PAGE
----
Photo: Trinidad and Tobago’s contingent in Montreal as part of the 34th Meeting of the Parties to the Montreal Protocol on Substances that Deplete the Ozone Layer. (Right) Dr. Marissa Gowrie (Head of Dlegation), Deputy Environmental Manager and National Ozone Officer and (left) Mr. Jonathan Bolai, Ozone Specialist both of the Ministry of Planning and Development.
Planning and Development Minister Pennelope Beckles is announcing for public information that the Government of Trinidad and Tobago is wrapping up participation in the Bureau Meeting of the 33rd Meeting of the Parties to the Montreal Protocol and the 34th Meeting of the Parties to the Montreal Protocol on Substances that Deplete the Ozone Layer in Montreal, Canada from October 30 to November 4, 2022.
This is important for the government’s thrust to mitigate against natural and environmental disasters as well as major health issues for citizens. Ozone depletion has been related to skin cancer risks, eye diseases, threats to food security, environmental damage to marine and terrestrial resources, infrastructure damage and more.
Trinidad and Tobago’s contingent consists of representatives of the National Ozone Unit of the Ministry of Planning and Development in the persons of Dr. Marissa Gowrie, Deputy Environmental Manager and National Ozone Officer and Mr. Jonathan Bolai, Ozone Specialist. Dr. Gowrie is the Head of Delegation.
In August 1989, the Government of the Republic of Trinidad and Tobago acceded to the Vienna Convention for the Protection of the Ozone Layer and the Montreal Protocol on Substances that deplete the Ozone Layer. The accession to this Protocol committed Trinidad and Tobago to protect the ozone layer through measures to control emissions that deplete it, with the ultimate objective of their elimination on the basis of developments in technology. Trinidad and Tobago operates under Article 5(1) of the Montreal Protocol. In accordance with the Protocol, we are obligated to implement a phase out Schedule for ozone depleting substances (ODS), with the complete phase out of Hydrochlorofluorocarbons (HCFCs) by 2030.
Thus far, Trinidad and Tobago has completed phase out of Chlorofluorocarbons (CFCs) and Halons on January 1, 2008 and phase out of Methyl Bromide for non-quarantine of pre shipment uses on January 1, 2015. Trinidad and Tobago has also been recently granted approval by the Global Environmental Facility to implement a grant funded project aimed at promoting renewable energy in the refrigeration and air conditioning sector.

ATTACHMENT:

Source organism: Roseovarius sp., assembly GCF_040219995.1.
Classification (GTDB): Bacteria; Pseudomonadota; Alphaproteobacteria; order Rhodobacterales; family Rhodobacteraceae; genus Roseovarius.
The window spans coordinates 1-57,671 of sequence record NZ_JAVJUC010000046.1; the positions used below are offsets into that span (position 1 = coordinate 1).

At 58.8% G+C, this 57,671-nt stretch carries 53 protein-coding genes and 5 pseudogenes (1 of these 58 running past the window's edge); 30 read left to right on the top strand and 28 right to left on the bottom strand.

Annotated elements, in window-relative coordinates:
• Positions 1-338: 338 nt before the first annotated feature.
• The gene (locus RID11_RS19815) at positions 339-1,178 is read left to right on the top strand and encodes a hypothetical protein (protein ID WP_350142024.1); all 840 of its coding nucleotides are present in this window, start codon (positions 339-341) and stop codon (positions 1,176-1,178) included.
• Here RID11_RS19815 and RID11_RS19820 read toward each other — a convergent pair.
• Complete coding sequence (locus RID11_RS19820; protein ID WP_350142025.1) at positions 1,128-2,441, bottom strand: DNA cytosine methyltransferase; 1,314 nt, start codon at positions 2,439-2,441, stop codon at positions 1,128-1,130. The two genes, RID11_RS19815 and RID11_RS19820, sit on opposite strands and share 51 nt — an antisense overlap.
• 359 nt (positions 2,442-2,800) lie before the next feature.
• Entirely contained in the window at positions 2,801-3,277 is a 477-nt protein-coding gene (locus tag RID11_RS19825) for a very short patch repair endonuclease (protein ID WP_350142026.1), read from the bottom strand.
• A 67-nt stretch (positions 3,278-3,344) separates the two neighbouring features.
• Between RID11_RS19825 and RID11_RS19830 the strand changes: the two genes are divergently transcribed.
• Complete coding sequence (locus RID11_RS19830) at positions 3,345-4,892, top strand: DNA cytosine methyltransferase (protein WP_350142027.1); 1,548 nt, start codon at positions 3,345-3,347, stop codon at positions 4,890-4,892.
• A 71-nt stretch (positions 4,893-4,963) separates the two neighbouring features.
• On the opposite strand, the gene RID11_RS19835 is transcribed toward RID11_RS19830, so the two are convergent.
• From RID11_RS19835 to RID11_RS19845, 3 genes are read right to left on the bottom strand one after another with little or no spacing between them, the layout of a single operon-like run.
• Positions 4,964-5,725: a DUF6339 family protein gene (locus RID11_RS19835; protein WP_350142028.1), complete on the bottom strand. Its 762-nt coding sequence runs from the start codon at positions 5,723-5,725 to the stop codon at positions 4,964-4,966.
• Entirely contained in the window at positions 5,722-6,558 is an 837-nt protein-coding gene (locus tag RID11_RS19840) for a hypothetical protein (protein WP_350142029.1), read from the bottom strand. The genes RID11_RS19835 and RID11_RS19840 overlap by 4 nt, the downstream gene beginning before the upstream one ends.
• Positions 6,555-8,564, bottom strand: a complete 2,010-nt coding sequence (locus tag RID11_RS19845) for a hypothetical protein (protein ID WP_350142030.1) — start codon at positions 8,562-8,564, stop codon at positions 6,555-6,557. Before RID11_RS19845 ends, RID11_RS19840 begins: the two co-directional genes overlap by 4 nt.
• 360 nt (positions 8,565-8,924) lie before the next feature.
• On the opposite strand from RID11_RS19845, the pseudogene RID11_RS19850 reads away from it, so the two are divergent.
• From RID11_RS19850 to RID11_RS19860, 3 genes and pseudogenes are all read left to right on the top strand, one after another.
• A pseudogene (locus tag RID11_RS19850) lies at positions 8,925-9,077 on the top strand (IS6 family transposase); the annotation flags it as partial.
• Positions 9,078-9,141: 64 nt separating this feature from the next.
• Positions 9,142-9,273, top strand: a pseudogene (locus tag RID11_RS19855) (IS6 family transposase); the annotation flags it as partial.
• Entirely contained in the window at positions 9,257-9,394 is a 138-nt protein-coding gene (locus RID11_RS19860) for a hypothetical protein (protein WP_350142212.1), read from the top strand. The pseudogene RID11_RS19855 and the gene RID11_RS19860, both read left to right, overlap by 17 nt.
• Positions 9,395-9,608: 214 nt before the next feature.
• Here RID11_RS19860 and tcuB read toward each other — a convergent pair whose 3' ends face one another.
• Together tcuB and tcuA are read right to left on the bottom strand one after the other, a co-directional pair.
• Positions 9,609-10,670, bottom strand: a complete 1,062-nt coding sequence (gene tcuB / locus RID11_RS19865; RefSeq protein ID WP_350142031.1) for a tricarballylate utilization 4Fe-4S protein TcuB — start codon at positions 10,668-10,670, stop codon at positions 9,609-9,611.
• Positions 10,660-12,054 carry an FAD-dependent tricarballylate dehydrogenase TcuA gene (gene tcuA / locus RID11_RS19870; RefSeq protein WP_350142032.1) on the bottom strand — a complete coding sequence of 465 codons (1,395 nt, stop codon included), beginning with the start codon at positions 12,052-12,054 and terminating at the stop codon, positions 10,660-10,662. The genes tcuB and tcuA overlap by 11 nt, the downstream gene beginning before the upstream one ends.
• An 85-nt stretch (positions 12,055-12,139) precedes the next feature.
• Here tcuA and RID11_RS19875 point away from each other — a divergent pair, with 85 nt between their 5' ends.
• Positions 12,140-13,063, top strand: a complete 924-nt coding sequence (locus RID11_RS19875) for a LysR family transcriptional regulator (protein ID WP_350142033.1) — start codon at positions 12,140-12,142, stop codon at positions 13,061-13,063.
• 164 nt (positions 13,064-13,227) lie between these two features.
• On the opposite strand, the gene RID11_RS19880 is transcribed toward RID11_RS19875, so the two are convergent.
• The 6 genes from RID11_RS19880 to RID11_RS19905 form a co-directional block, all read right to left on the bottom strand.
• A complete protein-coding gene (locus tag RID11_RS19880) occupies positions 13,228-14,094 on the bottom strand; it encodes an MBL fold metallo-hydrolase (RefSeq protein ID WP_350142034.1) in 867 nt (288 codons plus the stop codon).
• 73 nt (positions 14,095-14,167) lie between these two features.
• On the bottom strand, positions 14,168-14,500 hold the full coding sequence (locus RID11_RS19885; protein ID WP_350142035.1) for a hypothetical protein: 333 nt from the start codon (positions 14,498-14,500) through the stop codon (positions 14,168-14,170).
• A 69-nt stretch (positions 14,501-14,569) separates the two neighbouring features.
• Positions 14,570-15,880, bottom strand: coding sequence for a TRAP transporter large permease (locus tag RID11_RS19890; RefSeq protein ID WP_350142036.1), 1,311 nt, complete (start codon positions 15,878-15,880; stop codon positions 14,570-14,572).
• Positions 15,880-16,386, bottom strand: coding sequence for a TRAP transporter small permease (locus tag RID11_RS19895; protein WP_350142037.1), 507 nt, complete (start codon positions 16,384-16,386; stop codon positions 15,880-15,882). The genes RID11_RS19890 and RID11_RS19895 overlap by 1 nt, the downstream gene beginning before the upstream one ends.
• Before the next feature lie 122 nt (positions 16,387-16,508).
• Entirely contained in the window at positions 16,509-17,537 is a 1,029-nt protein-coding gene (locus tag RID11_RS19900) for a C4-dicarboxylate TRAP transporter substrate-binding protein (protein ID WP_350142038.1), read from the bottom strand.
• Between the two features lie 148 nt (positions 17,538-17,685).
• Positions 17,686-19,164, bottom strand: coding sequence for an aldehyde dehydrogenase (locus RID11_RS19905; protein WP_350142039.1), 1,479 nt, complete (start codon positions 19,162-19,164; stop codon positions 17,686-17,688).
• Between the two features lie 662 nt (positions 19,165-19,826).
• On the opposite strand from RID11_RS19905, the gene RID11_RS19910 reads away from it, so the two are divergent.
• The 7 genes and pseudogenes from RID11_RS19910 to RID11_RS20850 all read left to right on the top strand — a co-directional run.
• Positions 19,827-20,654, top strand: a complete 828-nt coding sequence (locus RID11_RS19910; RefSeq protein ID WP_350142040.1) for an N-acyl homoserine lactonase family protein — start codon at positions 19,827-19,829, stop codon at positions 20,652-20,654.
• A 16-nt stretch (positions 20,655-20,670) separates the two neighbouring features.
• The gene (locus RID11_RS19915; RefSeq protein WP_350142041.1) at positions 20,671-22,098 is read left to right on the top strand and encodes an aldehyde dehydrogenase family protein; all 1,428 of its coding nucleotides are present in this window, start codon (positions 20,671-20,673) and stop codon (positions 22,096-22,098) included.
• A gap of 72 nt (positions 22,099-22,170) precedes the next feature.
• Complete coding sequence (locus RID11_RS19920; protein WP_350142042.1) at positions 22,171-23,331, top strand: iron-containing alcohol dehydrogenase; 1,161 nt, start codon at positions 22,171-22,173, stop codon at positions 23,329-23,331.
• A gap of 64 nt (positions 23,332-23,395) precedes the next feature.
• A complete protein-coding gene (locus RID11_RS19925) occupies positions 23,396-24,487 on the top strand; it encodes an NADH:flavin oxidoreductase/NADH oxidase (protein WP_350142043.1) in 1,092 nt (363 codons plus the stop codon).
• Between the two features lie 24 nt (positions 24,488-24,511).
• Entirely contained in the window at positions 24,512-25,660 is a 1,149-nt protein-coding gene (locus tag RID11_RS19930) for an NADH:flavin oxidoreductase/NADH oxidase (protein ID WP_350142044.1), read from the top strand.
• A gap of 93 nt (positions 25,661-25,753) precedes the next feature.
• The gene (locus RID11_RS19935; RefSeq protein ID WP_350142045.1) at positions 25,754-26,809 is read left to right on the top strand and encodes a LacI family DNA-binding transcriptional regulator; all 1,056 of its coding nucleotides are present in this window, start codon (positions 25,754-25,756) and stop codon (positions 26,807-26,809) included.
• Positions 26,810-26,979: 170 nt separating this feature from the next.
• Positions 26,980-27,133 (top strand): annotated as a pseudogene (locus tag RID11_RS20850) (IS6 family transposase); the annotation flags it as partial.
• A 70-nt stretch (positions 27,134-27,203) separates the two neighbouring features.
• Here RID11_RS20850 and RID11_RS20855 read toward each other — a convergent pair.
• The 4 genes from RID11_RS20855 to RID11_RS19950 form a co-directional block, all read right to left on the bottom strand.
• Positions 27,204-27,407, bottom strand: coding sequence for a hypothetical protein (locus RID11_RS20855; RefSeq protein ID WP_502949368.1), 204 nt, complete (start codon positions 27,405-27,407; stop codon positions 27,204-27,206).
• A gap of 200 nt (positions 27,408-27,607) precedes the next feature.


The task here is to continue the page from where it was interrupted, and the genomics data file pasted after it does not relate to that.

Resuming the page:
For Trinidad and Tobago, being a Party to the Montreal Protocol keeps us in the loop regarding pertinent issues which will influence the national implementation of initiatives that will contributing to protecting the ozone layer. In the mid-1970s, scientists realised that the ozone layer was threatened by the accumulation of gases containing halogens (chlorine and bromine) in the atmosphere. Then, in the mid-1980s, scientists discovered a “hole” in the ozone layer above Antarctica – the region of Earth’s atmosphere with severe depletion.
As part of the discussions this year, Trinidad and Tobago contributed to matters concerning the availability of alternatives to ozone depleting substances (ODS); monitoring of trade in hydrochlorofluorocarbons and substituting substances; funding for phase down programmes for hydrofluorocarbons under the Kigali Amendment; destruction of unwanted ODSs and the illegal trade in ODSs.
Minister Pennelope Beckles states that the government also takes the protection of the ozone layer seriously because it has been proven there are links between climate change and ozone depletion and Minister Beckles will be the Head of Delegation at the UN’s 27th Climate Change Conference (COP27) in Egypt from November 7-18, 2022. The Minister also adds that Trinidad and Tobago’s foreign policy is premised on multilateralism as a member of the United Nations. Accordingly, international discussions and negotiations are a necessary part of our responsibility and involvement in efforts aimed at arriving at solutions to global problems.